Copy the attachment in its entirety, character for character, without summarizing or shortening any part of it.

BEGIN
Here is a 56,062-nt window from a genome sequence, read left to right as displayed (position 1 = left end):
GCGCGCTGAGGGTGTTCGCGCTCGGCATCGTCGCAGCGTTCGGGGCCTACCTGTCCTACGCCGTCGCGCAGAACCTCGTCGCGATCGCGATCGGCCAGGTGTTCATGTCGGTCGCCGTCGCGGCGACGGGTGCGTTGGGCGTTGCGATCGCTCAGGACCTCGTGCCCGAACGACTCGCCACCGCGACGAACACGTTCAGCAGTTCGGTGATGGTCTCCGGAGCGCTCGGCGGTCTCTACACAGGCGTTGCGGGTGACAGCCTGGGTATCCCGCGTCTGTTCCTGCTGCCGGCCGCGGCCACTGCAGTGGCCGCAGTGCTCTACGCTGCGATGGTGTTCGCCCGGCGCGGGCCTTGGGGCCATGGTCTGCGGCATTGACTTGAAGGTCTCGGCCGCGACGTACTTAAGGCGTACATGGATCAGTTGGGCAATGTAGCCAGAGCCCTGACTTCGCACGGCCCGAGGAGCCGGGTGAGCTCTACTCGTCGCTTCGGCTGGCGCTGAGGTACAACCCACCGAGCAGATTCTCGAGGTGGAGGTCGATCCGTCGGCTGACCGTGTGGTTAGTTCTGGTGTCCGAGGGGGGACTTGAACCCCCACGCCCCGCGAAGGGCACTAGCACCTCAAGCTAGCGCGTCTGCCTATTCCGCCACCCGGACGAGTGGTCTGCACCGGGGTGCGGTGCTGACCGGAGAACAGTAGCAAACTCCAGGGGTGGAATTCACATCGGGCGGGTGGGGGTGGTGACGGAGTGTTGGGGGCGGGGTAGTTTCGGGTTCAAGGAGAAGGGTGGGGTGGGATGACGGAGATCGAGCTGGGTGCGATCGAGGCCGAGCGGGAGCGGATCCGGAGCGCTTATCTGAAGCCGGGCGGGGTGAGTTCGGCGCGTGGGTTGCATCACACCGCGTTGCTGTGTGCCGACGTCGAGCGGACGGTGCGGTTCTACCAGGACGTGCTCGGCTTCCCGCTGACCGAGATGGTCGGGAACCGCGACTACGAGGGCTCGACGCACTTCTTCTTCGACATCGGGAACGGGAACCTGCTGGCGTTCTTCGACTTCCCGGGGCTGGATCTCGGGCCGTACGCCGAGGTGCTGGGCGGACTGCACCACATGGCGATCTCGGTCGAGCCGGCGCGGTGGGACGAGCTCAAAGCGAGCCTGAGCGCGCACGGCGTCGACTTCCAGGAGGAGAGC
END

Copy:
Here is a 56,062-nt window from a genome sequence, read left to right as displayed (position 1 = left end):
GCGCGCTGAGGGTGTTCGCGCTCGGCATCGTCGCAGCGTTCGGGGCCTACCTGTCCTACGCCGTCGCGCAGAACCTCGTCGCGATCGCGATCGGCCAGGTGTTCATGTCGGTCGCCGTCGCGGCGACGGGTGCGTTGGGCGTTGCGATCGCTCAGGACCTCGTGCCCGAACGACTCGCCACCGCGACGAACACGTTCAGCAGTTCGGTGATGGTCTCCGGAGCGCTCGGCGGTCTCTACACAGGCGTTGCGGGTGACAGCCTGGGTATCCCGCGTCTGTTCCTGCTGCCGGCCGCGGCCACTGCAGTGGCCGCAGTGCTCTACGCTGCGATGGTGTTCGCCCGGCGCGGGCCTTGGGGCCATGGTCTGCGGCATTGACTTGAAGGTCTCGGCCGCGACGTACTTAAGGCGTACATGGATCAGTTGGGCAATGTAGCCAGAGCCCTGACTTCGCACGGCCCGAGGAGCCGGGTGAGCTCTACTCGTCGCTTCGGCTGGCGCTGAGGTACAACCCACCGAGCAGATTCTCGAGGTGGAGGTCGATCCGTCGGCTGACCGTGTGGTTAGTTCTGGTGTCCGAGGGGGGACTTGAACCCCCACGCCCCGCGAAGGGCACTAGCACCTCAAGCTAGCGCGTCTGCCTATTCCGCCACCCGGACGAGTGGTCTGCACCGGGGTGCGGTGCTGACCGGAGAACAGTAGCAAACTCCAGGGGTGGAATTCACATCGGGCGGGTGGGGGTGGTGACGGAGTGTTGGGGGCGGGGTAGTTTCGGGTTCAAGGAGAAGGGTGGGGTGGGATGACGGAGATCGAGCTGGGTGCGATCGAGGCCGAGCGGGAGCGGATCCGGAGCGCTTATCTGAAGCCGGGCGGGGTGAGTTCGGCGCGTGGGTTGCATCACACCGCGTTGCTGTGTGCCGACGTCGAGCGGACGGTGCGGTTCTACCAGGACGTGCTCGGCTTCCCGCTGACCGAGATGGTCGGGAACCGCGACTACGAGGGCTCGACGCACTTCTTCTTCGACATCGGGAACGGGAACCTGCTGGCGTTCTTCGACTTCCCGGGGCTGGATCTCGGGCCGTACGCCGAGGTGCTGGGCGGACTGCACCACATGGCGATCTCGGTCGAGCCGGCGCGGTGGGACGAGCTCAAAGCGAGCCTGAGCGCGCACGGCGTCGACTTCCAGGAGGAGAGC